How do you get patients to give you a "very good?"

  1. It seems like no matter how hard we try, our percentage of "very good" responses continue to drop. How do you get the patients to mark very good as opposed to "good" on the survey they get in the mail?

    I am so sick of trying my best to take good care of my patients and then get it thrown back in my face because it wasn't "very good care" according to the returned patient surveys.

    Anyone have any suggestions?

    Pam
    •  
  2. 48 Comments

  3. by   live4today
    Perhaps if nurses stayed at each patient's bedside giving one on one care while bending over backwards for them, smiling all the while.......perhaps...just maybe...a very good eval would come of it.

    As long as you know you've given your patients the very best of yourself, don't worry about the rest. All we can give is our best for we have nothing more to give. :kiss
  4. by   hmccartn
    is it common for hospitals in the states to send out surveys to patients?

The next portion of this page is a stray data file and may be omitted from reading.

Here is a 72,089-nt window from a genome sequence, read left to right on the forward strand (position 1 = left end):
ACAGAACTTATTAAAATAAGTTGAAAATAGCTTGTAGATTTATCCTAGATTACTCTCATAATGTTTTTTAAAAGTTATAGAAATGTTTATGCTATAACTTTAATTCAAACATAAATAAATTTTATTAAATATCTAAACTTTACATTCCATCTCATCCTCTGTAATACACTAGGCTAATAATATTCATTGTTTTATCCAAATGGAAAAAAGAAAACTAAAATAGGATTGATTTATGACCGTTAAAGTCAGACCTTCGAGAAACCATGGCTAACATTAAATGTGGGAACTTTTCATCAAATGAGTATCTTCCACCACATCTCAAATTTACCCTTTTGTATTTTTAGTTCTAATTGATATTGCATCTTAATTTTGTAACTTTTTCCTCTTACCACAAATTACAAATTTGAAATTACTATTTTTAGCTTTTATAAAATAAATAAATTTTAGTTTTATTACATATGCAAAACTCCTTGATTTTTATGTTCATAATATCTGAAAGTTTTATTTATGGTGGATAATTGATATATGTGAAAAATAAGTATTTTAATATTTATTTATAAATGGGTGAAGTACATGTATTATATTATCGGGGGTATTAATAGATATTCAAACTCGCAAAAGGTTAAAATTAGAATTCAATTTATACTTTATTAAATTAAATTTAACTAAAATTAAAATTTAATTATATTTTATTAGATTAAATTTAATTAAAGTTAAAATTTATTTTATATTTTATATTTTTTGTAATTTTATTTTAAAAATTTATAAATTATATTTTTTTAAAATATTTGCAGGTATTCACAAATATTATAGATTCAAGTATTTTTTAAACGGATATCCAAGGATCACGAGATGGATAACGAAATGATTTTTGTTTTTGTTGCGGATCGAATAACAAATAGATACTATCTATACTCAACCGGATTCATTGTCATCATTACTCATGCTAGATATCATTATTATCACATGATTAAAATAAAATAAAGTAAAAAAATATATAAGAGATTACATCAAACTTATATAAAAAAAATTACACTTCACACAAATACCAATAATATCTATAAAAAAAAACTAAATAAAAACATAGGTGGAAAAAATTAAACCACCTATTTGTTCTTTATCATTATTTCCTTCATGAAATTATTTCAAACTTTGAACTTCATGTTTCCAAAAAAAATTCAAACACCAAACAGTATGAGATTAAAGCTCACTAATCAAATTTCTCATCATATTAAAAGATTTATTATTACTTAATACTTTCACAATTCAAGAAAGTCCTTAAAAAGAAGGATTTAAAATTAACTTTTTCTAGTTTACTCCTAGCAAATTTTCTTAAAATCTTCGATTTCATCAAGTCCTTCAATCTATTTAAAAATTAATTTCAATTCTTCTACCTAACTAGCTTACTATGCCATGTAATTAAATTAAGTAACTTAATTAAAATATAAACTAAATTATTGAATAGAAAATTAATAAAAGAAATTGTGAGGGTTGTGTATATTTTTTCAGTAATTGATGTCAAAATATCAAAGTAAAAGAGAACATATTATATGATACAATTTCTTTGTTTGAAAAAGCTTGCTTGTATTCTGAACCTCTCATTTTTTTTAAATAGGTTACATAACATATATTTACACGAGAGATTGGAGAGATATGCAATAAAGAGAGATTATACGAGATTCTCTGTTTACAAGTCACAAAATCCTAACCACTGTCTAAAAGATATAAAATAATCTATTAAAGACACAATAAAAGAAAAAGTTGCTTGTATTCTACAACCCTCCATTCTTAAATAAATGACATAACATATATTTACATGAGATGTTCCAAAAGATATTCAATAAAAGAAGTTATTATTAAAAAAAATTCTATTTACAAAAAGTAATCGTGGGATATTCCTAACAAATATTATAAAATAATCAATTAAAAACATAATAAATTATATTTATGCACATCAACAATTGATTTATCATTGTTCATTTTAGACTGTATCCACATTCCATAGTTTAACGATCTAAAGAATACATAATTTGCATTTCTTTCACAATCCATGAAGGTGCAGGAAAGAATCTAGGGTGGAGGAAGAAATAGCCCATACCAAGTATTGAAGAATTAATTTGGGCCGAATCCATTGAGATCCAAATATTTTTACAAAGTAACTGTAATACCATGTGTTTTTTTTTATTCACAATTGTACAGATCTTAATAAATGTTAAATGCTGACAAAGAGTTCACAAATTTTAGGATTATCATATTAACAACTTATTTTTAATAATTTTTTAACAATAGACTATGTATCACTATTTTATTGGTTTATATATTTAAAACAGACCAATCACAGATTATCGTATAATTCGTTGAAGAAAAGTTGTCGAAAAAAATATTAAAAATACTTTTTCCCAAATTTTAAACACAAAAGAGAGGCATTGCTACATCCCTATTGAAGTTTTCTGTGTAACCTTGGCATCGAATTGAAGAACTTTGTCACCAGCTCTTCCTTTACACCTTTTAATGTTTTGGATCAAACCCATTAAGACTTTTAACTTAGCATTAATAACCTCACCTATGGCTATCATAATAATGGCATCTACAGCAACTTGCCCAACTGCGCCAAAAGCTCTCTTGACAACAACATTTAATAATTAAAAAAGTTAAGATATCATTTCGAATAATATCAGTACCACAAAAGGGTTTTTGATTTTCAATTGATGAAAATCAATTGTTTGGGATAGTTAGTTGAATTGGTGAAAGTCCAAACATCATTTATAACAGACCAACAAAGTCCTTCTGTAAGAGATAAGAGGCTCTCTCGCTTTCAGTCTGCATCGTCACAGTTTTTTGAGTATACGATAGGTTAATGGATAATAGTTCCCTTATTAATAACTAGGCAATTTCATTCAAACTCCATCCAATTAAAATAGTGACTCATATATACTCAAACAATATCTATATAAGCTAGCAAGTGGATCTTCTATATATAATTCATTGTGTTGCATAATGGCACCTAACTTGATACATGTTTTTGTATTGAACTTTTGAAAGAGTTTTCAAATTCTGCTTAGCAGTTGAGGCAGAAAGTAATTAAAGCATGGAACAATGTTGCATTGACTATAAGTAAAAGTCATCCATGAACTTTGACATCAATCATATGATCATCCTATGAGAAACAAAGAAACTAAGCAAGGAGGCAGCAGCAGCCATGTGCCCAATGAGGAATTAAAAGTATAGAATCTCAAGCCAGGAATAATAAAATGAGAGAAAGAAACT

to my knowledge this doesnt happen in canada.
  5. by   live4today
    Quote from hmccartn
    is it common for hospitals in the states to send out surveys to patients?
    to my knowledge this doesnt happen in canada.
    from my nursing experience it is very common.
  6. by   cannoli
    I don't know but I've been on the patient end filling out those things, and I haven't always given a very good or excellent either. It seems to me that some nurses give out the excellent way too freely anyway, (to other nurses for inservices, etc.) no one is perfect and I think a lot are over rated.

    What defines it anyway, everything is subjective.
  7. by   Carotid
    could be related to the apgar score, there's not a neonate that gets a perfect 10 upon birth, although my 4 year-old should've. what's less than your "very good" score. perhaps if you healed that URI upon arrival, removed the gonorrhea, extracted the e. coli from the urinary tract, you'd get a "very good". perception of care is entirely opinionated from the surveys i've seen in my ed.

    Carotid
  8. by   mtnmom
    on my Mother-Baby unit patients are given a comment sheet to rate their care when on the unit and encouraged to name the nurses that provided exemplary care (or the reverse should that be the case, God forbid).